Hindley (centre) celebrates with an overrated soft drink and his teammates Michael Storer (left) and Rob Power (right).
2017 Jayco Herald Sun Tour winner Damien Howson went deep on Falls Creek. Stage three: Bright to Wangaratta
Jai Hindley enjoying his first stage in yellow.
The peloton descends Tawonga Gap on the way from Bright to Wangaratta.
Seb Berwick wearing the best young rider classification jersey, rocking that inward-angled shifter thing.
In Wangaratta, 21-year-old Kaden Groves took the first pro win of his career ahead of former teammate (and stage one winner) Alberto Dainese.
Not a bad way to begin your first season in the big leagues. Stage four: Mansfield to Mount Buller
Sunweb controls the race from the front as the race heads to its final GC showdown on the slopes of Mount Buller.
New EF-Education First recruit Jonas Rutsch was a key animator in a move off the front …
… along with Ben Perry (Israel Start-up Nation), Aiden Toovey and Ben Hill (Bridgelane), Michael Rice (ARA Pro Racing Sunshine Coast), Conor Murtagh (Oliver’s Real Food Racing), Ethan Batt (Black Spoke Pro Cycling Academy) and David Williams (Kordamentha Australian National Team).
Simon Yates came into the Sun Tour as one of the favourites for the overall title, but was a little off his best and ended up riding in support of teammate Damien Howson.
James Piccoli (Israel Start-Up Nation) launched a promising move at around 3km remaining, but was caught by the winning move within the final kilometre. He’d have to settle for eighth on the stage.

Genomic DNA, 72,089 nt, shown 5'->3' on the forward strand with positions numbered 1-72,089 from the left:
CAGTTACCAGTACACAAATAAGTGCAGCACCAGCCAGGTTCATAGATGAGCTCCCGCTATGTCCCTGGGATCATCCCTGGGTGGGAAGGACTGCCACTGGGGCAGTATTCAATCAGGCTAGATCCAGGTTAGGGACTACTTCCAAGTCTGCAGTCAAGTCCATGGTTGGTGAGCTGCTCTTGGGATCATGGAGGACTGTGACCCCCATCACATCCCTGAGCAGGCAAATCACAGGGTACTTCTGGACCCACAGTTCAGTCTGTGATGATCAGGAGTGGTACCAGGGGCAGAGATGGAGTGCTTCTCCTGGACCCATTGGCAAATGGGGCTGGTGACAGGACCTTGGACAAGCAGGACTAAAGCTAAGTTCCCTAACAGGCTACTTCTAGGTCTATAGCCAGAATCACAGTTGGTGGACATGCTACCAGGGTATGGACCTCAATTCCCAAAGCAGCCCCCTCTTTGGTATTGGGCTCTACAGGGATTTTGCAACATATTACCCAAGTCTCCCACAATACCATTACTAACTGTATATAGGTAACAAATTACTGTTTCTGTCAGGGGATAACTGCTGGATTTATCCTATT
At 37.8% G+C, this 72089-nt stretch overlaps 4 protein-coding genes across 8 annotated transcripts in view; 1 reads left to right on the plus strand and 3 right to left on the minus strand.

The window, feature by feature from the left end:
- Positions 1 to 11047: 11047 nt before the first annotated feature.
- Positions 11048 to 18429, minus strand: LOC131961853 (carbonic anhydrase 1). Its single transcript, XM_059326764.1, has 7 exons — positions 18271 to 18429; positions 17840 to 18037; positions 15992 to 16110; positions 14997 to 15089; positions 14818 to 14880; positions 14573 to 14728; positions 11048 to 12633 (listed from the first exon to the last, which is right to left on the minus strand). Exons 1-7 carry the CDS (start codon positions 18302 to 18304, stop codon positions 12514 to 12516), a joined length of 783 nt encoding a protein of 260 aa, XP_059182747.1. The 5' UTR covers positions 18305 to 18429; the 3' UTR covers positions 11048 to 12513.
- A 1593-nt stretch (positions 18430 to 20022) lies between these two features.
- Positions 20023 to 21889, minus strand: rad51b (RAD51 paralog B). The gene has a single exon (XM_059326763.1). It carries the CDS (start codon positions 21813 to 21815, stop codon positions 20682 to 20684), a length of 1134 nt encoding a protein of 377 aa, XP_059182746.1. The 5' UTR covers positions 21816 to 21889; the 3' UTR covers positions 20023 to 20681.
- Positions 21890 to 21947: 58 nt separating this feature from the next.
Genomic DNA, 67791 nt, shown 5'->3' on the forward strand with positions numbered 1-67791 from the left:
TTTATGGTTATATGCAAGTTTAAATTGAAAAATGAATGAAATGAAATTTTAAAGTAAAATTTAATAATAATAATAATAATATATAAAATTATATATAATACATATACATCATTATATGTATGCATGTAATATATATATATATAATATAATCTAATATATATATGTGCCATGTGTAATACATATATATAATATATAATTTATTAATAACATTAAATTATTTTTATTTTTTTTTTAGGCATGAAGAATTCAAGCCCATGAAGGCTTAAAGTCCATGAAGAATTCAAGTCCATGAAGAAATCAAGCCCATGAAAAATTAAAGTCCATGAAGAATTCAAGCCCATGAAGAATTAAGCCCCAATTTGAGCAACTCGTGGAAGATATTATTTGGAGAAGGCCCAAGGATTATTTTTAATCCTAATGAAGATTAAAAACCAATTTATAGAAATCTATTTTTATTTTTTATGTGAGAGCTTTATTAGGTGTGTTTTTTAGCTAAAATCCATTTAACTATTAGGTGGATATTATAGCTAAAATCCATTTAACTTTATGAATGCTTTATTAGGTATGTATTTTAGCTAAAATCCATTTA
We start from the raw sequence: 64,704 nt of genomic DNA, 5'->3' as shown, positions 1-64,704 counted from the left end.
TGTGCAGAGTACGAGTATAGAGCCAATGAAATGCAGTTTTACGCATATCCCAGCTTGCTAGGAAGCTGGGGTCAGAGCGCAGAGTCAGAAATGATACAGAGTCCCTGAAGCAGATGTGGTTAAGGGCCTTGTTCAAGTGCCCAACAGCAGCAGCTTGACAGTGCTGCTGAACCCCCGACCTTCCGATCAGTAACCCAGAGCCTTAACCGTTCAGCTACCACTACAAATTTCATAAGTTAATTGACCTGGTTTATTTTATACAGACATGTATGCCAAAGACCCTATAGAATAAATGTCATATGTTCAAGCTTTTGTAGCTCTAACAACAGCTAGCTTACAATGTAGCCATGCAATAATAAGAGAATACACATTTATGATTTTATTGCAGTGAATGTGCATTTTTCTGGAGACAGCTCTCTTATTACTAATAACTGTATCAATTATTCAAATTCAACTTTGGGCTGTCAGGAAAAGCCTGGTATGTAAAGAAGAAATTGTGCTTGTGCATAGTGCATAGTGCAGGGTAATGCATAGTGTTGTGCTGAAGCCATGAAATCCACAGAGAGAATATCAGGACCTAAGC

Seb Berwick (St George; rear) was phenomenal through the entire race, lighting up this stage with an attack in the last gasps of the Mount Buller climb. Jai Hindley had his measure, taking another stage win and cementing the overall title; Berwick was an elated second on the stage.
Rounding out the podium for the day was a salt-crusted Jay Vine (Nero Continental). Stage five: Melbourne
The closing stage of the Sun Tour constituted 22 laps around the Botanical Gardens in the Melbourne CBD, which took the race past the Shrine of Remembrance.
Hindley sitting pretty between teammates.
James Whelan (EF Pro Cycling) had a decent Sun Tour. The second-year pro finished second in the KOM classification, wearing the jersey in lieu of race-leader Jai Hindley.
Kaden Groves fuels up for the sprint on the wheel of Hindley.
It was a Mitchelton-Scott one-two at stage’s end. Dion Smith celebrates behind Kaden Groves…
…who rounded out a great Sun Tour with a second stage win.
More like Sunwet, amiright?
The final podium – Jai Hindley in first, Seb Berwick in second, and Damien Howson in third. Berwick might still be figuring out this champagne cork thing, but based on his performance this week it seems inevitable that he’ll get the hang of it soon enough.
With three stage wins from five stages and having kept the yellow jersey in the team throughout the race, it was a more than successful campaign for Sunweb. Here they are, #creatingmemories with staged photos.
Jai Hindley takes the biggest win of his young career.